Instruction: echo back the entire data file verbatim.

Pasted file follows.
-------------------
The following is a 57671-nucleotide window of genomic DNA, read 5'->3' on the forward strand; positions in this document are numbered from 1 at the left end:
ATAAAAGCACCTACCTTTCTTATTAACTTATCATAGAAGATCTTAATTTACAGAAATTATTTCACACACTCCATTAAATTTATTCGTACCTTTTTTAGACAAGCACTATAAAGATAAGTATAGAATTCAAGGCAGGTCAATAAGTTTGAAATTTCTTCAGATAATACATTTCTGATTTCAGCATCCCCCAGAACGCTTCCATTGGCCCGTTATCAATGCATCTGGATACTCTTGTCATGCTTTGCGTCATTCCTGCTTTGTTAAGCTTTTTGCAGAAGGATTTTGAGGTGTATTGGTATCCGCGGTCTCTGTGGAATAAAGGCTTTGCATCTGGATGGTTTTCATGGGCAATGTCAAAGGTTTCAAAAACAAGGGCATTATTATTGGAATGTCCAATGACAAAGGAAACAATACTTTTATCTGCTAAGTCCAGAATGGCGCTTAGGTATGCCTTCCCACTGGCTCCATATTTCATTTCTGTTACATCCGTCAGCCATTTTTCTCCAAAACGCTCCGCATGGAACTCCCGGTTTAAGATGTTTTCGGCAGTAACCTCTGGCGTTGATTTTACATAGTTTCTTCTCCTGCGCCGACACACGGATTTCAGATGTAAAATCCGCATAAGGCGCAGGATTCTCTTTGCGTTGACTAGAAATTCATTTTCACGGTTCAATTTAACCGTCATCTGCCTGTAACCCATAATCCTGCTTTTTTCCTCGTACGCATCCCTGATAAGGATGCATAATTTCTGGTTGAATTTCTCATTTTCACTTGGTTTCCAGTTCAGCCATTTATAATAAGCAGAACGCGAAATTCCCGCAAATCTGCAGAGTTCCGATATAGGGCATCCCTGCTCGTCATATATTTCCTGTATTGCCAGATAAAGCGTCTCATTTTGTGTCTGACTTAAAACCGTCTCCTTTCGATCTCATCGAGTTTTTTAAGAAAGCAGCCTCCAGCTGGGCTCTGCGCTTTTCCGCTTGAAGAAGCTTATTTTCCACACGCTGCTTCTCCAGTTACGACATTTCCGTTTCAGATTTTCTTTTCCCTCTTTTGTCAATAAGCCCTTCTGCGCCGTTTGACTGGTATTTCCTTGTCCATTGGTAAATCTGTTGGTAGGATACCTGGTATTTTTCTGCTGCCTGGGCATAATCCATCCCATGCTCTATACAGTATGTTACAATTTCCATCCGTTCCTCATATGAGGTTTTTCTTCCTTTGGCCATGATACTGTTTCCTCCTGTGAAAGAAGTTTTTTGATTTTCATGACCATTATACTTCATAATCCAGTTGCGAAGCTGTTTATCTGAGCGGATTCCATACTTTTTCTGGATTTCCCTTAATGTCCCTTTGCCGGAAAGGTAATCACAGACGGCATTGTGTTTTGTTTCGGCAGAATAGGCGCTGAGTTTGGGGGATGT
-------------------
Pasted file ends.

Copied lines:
The following is a 57671-nucleotide window of genomic DNA, read 5'->3' on the forward strand; positions in this document are numbered from 1 at the left end:
ATAAAAGCACCTACCTTTCTTATTAACTTATCATAGAAGATCTTAATTTACAGAAATTATTTCACACACTCCATTAAATTTATTCGTACCTTTTTTAGACAAGCACTATAAAGATAAGTATAGAATTCAAGGCAGGTCAATAAGTTTGAAATTTCTTCAGATAATACATTTCTGATTTCAGCATCCCCCAGAACGCTTCCATTGGCCCGTTATCAATGCATCTGGATACTCTTGTCATGCTTTGCGTCATTCCTGCTTTGTTAAGCTTTTTGCAGAAGGATTTTGAGGTGTATTGGTATCCGCGGTCTCTGTGGAATAAAGGCTTTGCATCTGGATGGTTTTCATGGGCAATGTCAAAGGTTTCAAAAACAAGGGCATTATTATTGGAATGTCCAATGACAAAGGAAACAATACTTTTATCTGCTAAGTCCAGAATGGCGCTTAGGTATGCCTTCCCACTGGCTCCATATTTCATTTCTGTTACATCCGTCAGCCATTTTTCTCCAAAACGCTCCGCATGGAACTCCCGGTTTAAGATGTTTTCGGCAGTAACCTCTGGCGTTGATTTTACATAGTTTCTTCTCCTGCGCCGACACACGGATTTCAGATGTAAAATCCGCATAAGGCGCAGGATTCTCTTTGCGTTGACTAGAAATTCATTTTCACGGTTCAATTTAACCGTCATCTGCCTGTAACCCATAATCCTGCTTTTTTCCTCGTACGCATCCCTGATAAGGATGCATAATTTCTGGTTGAATTTCTCATTTTCACTTGGTTTCCAGTTCAGCCATTTATAATAAGCAGAACGCGAAATTCCCGCAAATCTGCAGAGTTCCGATATAGGGCATCCCTGCTCGTCATATATTTCCTGTATTGCCAGATAAAGCGTCTCATTTTGTGTCTGACTTAAAACCGTCTCCTTTCGATCTCATCGAGTTTTTTAAGAAAGCAGCCTCCAGCTGGGCTCTGCGCTTTTCCGCTTGAAGAAGCTTATTTTCCACACGCTGCTTCTCCAGTTACGACATTTCCGTTTCAGATTTTCTTTTCCCTCTTTTGTCAATAAGCCCTTCTGCGCCGTTTGACTGGTATTTCCTTGTCCATTGGTAAATCTGTTGGTAGGATACCTGGTATTTTTCTGCTGCCTGGGCATAATCCATCCCATGCTCTATACAGTATGTTACAATTTCCATCCGTTCCTCATATGAGGTTTTTCTTCCTTTGGCCATGATACTGTTTCCTCCTGTGAAAGAAGTTTTTTGATTTTCATGACCATTATACTTCATAATCCAGTTGCGAAGCTGTTTATCTGAGCGGATTCCATACTTTTTCTGGATTTCCCTTAATGTCCCTTTGCCGGAAAGGTAATCACAGACGGCATTGTGTTTTGTTTCGGCAGAATAGGCGCTGAGTTTGGGGGATGT